Biochar Use on Golf Courses
March 20, 2019; 12:00 – 1:30 pm ET
Golf courses around the world are facing increasing challenges related to water management and calls for increased environmental stewardship. Biochar has been shown to help reduce the need for irrigation, improve drainage and mitigate compaction. It can also reduce the need for fertilizers and fungicides which improves water quality. Using biochar instead of peat moss can also provide for longer term solutions and improved carbon footprints for golf courses.
This webinar will outline the environmental and economic benefits of using biochar on golf courses and other managed turf applications. Award-winning golf course superintendent Dan Dinelli will outline his experiences with testing and deploying biochar on golf courses in the United States.
Free to IBI Members or $40 for non-members
How to View Recorded Webinar:
Non-members may access the webinar for a $40 fee. If you are a member and are expecting to access the webinar for free, please log in first, then visit the Members’ Only website (scroll down to the ‘Upcoming Webinars’ Section) or return to this page for the members registration link to appear.
Dan Dinelli, Presenter
Dan Dinelli is an award-winning Golf Course Superintendent for North Shore Country Club in Glenview, Illinois where he is responsible for design, landscaping, agronomy, sustainability, environmental regulations, business operations and staff management. He supervises environmental management, soil biology, horticulture, arboriculture, landscape architecture, surface water hydrology, aquatic ecology, plant ecology and phytobiomass.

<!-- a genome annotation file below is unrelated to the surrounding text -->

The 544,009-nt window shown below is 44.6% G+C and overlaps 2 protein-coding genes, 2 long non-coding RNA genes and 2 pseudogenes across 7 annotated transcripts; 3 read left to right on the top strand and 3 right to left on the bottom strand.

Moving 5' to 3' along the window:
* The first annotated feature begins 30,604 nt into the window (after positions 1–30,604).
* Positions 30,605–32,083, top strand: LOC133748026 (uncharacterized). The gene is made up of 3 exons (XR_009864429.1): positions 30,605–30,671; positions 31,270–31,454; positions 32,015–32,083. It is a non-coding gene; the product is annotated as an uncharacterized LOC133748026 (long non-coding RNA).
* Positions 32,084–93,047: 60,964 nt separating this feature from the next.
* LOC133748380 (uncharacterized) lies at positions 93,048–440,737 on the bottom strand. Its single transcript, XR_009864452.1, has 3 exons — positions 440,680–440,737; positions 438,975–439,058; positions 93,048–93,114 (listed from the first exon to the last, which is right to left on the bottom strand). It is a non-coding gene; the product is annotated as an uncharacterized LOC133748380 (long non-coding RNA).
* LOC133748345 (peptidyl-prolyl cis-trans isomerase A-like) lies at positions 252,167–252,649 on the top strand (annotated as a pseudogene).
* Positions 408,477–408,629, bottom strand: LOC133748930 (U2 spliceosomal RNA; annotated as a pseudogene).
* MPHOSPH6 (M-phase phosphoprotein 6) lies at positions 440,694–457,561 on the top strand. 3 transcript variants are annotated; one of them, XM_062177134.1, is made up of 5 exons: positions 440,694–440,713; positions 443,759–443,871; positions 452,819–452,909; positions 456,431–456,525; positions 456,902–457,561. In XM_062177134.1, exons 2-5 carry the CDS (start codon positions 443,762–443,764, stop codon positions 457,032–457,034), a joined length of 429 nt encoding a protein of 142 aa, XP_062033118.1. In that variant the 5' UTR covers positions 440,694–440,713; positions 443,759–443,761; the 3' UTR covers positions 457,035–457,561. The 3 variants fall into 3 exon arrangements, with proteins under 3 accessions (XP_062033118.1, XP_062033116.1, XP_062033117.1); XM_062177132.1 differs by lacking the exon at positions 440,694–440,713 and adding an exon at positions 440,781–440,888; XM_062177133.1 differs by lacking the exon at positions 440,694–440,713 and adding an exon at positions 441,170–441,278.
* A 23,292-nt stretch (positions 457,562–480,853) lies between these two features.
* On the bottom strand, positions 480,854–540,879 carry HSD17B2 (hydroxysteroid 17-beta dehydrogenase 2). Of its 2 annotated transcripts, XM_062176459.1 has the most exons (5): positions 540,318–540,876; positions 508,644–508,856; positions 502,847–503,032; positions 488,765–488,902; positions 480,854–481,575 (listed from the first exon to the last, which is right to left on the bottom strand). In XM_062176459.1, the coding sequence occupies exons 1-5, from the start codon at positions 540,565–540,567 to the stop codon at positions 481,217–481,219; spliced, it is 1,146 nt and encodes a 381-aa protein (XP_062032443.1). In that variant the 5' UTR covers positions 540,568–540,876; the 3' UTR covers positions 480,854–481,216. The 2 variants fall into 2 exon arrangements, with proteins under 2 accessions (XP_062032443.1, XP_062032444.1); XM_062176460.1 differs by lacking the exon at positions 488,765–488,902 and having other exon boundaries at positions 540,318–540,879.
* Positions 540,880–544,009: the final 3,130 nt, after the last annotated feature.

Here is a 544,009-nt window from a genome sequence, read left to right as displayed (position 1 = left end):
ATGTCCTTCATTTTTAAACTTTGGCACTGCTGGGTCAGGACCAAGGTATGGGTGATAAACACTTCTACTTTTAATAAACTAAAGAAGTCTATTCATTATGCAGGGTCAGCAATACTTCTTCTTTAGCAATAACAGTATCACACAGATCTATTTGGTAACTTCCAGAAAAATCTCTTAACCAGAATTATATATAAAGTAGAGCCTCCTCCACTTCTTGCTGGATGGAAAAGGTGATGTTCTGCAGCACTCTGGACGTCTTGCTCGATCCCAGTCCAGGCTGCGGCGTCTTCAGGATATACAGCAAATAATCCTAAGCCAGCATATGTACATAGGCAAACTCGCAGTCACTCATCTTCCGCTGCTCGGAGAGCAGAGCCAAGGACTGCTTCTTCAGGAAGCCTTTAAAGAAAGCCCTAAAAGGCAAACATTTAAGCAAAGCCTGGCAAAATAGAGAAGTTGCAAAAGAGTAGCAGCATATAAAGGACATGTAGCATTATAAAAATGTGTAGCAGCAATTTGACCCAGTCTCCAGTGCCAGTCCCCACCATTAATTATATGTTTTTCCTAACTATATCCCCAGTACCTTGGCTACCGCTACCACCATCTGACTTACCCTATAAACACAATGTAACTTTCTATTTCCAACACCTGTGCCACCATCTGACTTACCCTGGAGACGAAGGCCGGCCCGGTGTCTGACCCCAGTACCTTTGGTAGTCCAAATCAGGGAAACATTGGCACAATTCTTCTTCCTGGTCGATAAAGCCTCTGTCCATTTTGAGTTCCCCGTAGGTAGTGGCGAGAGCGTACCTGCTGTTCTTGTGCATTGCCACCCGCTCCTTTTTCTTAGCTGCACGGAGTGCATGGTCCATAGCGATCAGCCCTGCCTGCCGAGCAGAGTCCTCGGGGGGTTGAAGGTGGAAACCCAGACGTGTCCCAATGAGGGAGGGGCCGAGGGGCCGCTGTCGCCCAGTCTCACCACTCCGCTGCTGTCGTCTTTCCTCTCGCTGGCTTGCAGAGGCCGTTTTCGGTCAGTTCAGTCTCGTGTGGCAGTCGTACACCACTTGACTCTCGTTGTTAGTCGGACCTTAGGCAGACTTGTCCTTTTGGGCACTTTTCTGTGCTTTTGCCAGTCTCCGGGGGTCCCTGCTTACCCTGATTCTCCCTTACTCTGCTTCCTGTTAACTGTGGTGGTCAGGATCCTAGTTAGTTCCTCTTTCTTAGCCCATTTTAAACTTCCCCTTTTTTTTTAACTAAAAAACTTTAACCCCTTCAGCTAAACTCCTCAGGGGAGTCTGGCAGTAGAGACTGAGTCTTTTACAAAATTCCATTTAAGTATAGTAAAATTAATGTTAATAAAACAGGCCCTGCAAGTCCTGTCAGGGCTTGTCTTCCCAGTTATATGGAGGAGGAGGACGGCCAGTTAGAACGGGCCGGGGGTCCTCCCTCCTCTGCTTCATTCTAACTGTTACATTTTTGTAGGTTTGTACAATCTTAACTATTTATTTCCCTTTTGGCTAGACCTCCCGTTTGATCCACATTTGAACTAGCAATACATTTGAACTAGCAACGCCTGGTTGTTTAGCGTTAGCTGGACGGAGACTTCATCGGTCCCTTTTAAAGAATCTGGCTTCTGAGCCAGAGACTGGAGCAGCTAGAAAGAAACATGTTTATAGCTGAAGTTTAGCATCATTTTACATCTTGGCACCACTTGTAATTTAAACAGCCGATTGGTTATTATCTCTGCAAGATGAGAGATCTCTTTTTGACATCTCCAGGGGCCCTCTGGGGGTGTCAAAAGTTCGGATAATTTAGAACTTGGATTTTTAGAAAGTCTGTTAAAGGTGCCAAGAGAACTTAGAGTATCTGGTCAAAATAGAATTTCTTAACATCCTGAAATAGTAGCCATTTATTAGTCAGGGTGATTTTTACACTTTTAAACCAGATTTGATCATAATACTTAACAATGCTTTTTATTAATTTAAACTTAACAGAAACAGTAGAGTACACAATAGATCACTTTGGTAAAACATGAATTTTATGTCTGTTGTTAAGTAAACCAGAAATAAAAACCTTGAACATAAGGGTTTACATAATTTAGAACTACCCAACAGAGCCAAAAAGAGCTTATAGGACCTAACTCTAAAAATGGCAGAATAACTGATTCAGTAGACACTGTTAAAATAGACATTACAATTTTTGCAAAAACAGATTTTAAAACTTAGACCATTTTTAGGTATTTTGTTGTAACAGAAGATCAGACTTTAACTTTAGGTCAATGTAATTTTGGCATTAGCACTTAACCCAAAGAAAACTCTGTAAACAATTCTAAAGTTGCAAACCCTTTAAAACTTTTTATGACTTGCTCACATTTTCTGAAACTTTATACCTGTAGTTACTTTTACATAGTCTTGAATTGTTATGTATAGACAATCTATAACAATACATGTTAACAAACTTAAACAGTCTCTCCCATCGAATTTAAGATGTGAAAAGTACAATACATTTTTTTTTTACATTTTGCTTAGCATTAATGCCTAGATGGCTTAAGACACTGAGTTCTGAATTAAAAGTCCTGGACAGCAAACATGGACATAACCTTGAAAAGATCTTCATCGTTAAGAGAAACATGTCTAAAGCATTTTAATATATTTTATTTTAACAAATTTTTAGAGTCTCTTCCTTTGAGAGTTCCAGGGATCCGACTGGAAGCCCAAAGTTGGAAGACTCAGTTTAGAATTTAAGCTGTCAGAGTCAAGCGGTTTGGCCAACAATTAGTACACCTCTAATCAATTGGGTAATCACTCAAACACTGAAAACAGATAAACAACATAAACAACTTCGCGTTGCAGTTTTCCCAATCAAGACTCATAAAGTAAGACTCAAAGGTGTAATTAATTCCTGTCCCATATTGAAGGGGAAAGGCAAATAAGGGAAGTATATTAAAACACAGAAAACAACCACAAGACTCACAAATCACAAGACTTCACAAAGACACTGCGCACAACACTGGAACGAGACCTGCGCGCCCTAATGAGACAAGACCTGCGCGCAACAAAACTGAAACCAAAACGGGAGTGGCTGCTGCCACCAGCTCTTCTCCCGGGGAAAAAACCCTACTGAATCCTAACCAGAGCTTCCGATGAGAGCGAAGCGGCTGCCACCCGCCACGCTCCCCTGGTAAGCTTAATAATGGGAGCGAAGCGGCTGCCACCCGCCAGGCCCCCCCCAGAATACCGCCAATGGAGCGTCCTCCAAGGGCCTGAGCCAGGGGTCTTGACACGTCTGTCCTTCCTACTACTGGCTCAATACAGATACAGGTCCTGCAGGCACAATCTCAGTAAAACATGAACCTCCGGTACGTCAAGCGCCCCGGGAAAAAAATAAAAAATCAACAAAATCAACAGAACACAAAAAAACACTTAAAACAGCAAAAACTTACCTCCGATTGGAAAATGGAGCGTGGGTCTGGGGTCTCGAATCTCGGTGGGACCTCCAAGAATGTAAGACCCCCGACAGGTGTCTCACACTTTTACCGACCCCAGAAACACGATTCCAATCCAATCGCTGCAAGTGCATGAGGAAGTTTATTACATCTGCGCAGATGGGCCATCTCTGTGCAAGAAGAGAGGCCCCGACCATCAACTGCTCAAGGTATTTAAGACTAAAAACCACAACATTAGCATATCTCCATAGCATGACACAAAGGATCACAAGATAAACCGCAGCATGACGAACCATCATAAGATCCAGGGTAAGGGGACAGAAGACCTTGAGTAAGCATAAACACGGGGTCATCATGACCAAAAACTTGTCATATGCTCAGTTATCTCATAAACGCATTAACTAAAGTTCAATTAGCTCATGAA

Dan graduated from Michigan State University with a degree in Agronomy and Horticulture. He has received the President’s Award for Environmental Stewardship as well as many other Environmental awards.
Kathleen Draper, Moderator
Kathleen is a member of the IBI Board and Chair of IBI’s Information Hub. She is also the US Director of the Ithaka Institute for Carbon Intelligence. The Institute is an open source network focusing on beneficial carbon sequestration strategies which simultaneously provide economic development opportunities both in the developed and developing world. She is an editor and writer for The Biochar Journal, sponsored by the Ithaka Institute. Kathleen also works with various different universities and individuals on projects that are investigating the use of biochar in cement and other building and packaging products to develop products with lower embodied carbon which can be made from locally available organic waste. She has written extensively about various topics related to biochar and is a co-author of the book “Terra Preta: How the World’s Most Fertile Soil Can Help Reverse Climate Change and Reduce World Hunger” and “BURN: Using Fire to Cool the Planet”.